As a longtime science fiction fan, there was a part of me enthralled by 'Safe Haven.' This newest adaptation of a Nicholas Sparks novel may as well be set on another planet – a world where everyone is perfect, (except the one guy who is bad), the weather is wonderful (even when it rains) and you can support yourself off of tips from the lunch shift.
Shot in a postcard-ready coastal town, but in the blandest possible way, this overwrought weepie about finding your "true home" is far too silly to get worked up about, and has all the daffy joy of mass dosing on multiple episodes of 'All My Children.' While too much exposure to this material could cause developmental damage to young girls (much as violent video games to young boys) biting the bullet and taking a date to such a film once in a while is, I suppose, the price of being in a relationship these days. 'Safe Haven' won't hurt too much if you keep your wits about you.
The McClanes are a weirdly demanding family. They refuse to love husband and father John until he saves each of their lives from vicious terrorists: first his wife Holly ('Die Hard' and 'Die Hard 2'), then his daughter Lucy ('Live Free or Die Hard') and now his son Jack in 'A Good Day to Die Hard,' the latest and exponentially worst film in the 'Die Hard' franchise. How many more bad guys does John McClane have to kill to get his family to see that he really does care? More, it seems; the answer is always more.
You'll see 'No' sometime after its limited release date on February 15th. I had the good fortune to watch it on February 4th, the day after the Super Bowl, our country's unofficial national holiday for advertising; the one day of the year when viewers go to the bathroom during the entertainment programming so they won't miss the commercials. We take Super Bowl ads seriously as art as well as commerce, and maybe even as reflections of our country's headspace at a given moment. That's all beneficial context with which to view 'No,' Pablo Larrain's inspirational but clear-eyed historical drama about a real moment in time when good advertising toppled a horrible dictator.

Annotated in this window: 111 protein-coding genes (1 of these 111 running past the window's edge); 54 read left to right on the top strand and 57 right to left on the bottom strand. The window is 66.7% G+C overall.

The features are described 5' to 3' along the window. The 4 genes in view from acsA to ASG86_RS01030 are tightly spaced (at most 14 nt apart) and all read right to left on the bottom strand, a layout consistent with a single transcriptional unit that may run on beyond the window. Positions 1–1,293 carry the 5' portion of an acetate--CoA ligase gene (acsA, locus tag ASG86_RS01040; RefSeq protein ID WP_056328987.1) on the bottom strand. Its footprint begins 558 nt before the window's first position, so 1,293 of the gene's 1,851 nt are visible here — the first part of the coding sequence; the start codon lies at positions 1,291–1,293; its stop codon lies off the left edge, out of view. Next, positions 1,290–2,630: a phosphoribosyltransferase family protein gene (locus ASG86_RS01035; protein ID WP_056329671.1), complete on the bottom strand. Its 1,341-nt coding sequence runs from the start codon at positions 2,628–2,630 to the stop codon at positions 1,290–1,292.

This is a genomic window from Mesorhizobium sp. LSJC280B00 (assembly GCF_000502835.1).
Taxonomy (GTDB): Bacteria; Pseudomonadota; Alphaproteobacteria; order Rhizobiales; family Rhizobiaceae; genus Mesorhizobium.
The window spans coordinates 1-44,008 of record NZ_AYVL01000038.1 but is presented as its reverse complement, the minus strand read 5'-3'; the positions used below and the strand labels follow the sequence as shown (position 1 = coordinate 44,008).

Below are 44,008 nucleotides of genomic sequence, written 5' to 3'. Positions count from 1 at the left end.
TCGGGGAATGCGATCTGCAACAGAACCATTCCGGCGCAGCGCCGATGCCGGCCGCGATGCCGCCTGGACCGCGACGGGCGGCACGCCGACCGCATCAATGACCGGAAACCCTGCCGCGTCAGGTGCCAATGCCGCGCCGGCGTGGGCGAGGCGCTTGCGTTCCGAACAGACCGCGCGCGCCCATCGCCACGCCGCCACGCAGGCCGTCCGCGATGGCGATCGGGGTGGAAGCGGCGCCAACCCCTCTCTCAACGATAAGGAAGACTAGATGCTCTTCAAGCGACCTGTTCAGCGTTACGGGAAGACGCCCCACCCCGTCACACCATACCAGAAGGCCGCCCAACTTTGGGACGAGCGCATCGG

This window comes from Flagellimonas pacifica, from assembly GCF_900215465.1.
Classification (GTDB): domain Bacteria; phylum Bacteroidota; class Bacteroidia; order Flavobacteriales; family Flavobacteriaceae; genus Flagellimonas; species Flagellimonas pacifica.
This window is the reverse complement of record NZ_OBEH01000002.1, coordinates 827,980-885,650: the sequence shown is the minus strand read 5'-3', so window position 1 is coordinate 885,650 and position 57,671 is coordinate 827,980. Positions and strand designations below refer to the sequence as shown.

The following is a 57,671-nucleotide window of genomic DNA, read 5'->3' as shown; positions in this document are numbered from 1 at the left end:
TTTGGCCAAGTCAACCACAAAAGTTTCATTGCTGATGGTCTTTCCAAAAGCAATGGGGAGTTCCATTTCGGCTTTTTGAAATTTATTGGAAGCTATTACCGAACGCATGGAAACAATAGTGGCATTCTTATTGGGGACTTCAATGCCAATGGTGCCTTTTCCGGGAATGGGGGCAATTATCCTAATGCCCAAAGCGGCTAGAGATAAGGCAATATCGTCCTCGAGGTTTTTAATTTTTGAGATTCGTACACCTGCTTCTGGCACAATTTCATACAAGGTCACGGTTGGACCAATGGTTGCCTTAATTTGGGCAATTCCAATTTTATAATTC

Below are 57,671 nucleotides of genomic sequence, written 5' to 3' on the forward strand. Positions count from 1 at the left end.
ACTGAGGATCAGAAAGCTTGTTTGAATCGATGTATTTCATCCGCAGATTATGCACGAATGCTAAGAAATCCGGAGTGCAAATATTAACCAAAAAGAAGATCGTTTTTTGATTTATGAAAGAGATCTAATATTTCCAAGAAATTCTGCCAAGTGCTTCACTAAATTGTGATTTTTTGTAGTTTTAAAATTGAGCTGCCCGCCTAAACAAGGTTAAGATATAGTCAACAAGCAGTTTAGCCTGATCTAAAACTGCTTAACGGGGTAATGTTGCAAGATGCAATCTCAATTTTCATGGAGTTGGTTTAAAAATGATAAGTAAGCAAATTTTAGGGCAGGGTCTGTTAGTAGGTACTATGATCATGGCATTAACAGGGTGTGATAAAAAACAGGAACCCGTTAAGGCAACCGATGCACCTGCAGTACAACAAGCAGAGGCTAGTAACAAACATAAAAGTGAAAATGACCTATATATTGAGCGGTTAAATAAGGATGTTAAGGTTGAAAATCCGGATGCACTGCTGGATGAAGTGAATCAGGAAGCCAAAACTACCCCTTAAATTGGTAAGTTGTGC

Funny is, of course, subjective. I find Woody Allen funny but there are plenty of people who find him about as amusing as being slowly asphyxiated in plastic bags from CVS. Still, I'll hazard to guess that there is no one who will find Melissa McCarthy obnoxiously singing along to Kelis' not-at-all-current "Milkshake" funny. Especially when 'Identity Thief' - a new "comedy" with McCarthy and Jason Bateman - goes to quite successful lengths to make you HATE her character. And you just might wind up hating this movie too.
Press screenings of Steven Soderbergh's 'Side Effects' -- supposedly the director's final theatrical film before his self-imposed retirement -- were carefully monitored for latecomers. Stragglers who arrived after the screening began were greeted by signs like this one, reading that "due to the non-linear nature of this film, it would be unrewarding for you to enter at this point." This sort of thing is fairly unprecedented at press screenings (at least in my 10 or so years of experience), but they do resemble warnings that were placed outside theaters back in 1960, when what would become one of the most famous movies in Hollywood history was released to theaters -- a knowing wink from "The Filmmakers," as they signed their note, indicating their inspiration in this endeavor. That inspiration can be found here -- but be warned that clicking that link could probably be considered a spoiler.